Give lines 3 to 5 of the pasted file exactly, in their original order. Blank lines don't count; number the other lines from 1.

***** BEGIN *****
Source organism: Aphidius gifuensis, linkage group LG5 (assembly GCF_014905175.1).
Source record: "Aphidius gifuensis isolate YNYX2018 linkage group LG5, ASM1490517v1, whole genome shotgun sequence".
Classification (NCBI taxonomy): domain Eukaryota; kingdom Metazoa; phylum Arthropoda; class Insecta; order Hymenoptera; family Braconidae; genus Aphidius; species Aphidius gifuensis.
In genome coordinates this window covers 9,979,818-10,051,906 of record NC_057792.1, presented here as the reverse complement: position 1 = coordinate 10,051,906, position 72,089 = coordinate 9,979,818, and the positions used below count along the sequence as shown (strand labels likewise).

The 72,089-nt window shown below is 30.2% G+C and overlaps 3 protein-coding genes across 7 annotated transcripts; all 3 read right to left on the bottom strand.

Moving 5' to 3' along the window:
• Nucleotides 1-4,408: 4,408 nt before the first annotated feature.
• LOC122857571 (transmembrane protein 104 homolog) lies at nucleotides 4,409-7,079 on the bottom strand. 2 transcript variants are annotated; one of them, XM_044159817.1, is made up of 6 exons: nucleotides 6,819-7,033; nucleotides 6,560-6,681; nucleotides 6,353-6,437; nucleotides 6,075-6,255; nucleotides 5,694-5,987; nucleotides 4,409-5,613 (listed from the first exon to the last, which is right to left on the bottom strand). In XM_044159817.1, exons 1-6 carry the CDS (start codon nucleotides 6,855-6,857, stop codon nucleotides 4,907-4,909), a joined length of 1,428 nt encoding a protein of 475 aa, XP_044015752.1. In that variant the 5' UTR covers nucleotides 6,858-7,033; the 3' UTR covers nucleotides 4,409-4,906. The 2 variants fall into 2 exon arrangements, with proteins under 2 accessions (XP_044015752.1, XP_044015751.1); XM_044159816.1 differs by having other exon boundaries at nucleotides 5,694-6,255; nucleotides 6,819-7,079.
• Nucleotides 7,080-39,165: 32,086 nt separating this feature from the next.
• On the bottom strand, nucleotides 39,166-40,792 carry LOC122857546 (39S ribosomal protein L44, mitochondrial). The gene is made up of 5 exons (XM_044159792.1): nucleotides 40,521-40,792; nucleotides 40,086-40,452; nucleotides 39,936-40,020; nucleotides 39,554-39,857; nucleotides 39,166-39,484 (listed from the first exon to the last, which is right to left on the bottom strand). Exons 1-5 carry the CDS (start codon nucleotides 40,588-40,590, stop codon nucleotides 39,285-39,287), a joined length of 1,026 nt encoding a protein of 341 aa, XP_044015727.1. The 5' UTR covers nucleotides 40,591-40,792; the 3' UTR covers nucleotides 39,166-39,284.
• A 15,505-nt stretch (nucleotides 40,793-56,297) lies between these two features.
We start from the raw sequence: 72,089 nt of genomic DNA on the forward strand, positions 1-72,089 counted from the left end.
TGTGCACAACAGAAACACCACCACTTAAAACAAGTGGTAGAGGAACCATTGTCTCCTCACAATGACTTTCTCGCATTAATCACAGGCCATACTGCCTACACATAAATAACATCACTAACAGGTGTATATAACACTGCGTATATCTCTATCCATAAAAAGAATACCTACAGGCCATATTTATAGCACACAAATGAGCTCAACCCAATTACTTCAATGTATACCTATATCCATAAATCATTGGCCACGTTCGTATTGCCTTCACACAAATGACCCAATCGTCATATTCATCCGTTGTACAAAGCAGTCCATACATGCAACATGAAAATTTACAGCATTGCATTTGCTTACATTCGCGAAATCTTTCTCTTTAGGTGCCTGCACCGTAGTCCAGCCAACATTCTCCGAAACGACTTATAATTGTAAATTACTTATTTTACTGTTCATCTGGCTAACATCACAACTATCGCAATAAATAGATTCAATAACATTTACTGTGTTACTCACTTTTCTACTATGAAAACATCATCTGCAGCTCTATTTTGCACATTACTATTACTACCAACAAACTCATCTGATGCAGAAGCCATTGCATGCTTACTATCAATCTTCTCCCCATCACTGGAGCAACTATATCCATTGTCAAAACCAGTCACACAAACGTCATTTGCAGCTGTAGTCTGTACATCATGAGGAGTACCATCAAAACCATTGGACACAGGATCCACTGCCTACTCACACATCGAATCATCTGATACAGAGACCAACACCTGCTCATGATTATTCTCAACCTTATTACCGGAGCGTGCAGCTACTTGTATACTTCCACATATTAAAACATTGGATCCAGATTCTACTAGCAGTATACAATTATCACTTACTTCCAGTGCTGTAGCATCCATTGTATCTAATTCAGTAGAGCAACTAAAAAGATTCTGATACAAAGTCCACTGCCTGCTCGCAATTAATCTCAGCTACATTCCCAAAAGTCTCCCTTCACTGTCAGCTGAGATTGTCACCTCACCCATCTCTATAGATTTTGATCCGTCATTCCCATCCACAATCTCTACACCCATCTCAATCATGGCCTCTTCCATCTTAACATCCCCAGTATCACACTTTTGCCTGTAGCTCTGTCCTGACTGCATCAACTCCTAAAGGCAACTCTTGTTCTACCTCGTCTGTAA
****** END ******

Classification (NCBI taxonomy): domain Eukaryota; kingdom Metazoa; phylum Arthropoda; class Insecta; order Hymenoptera; family Braconidae; genus Aphidius; species Aphidius gifuensis.
In genome coordinates this window covers 9,979,818-10,051,906 of record NC_057792.1, presented here as the reverse complement: position 1 = coordinate 10,051,906, position 72,089 = coordinate 9,979,818, and the positions used below count along the sequence as shown (strand labels likewise).

The 72,089-nt window shown below is 30.2% G+C and overlaps 3 protein-coding genes across 7 annotated transcripts; all 3 read right to left on the bottom strand.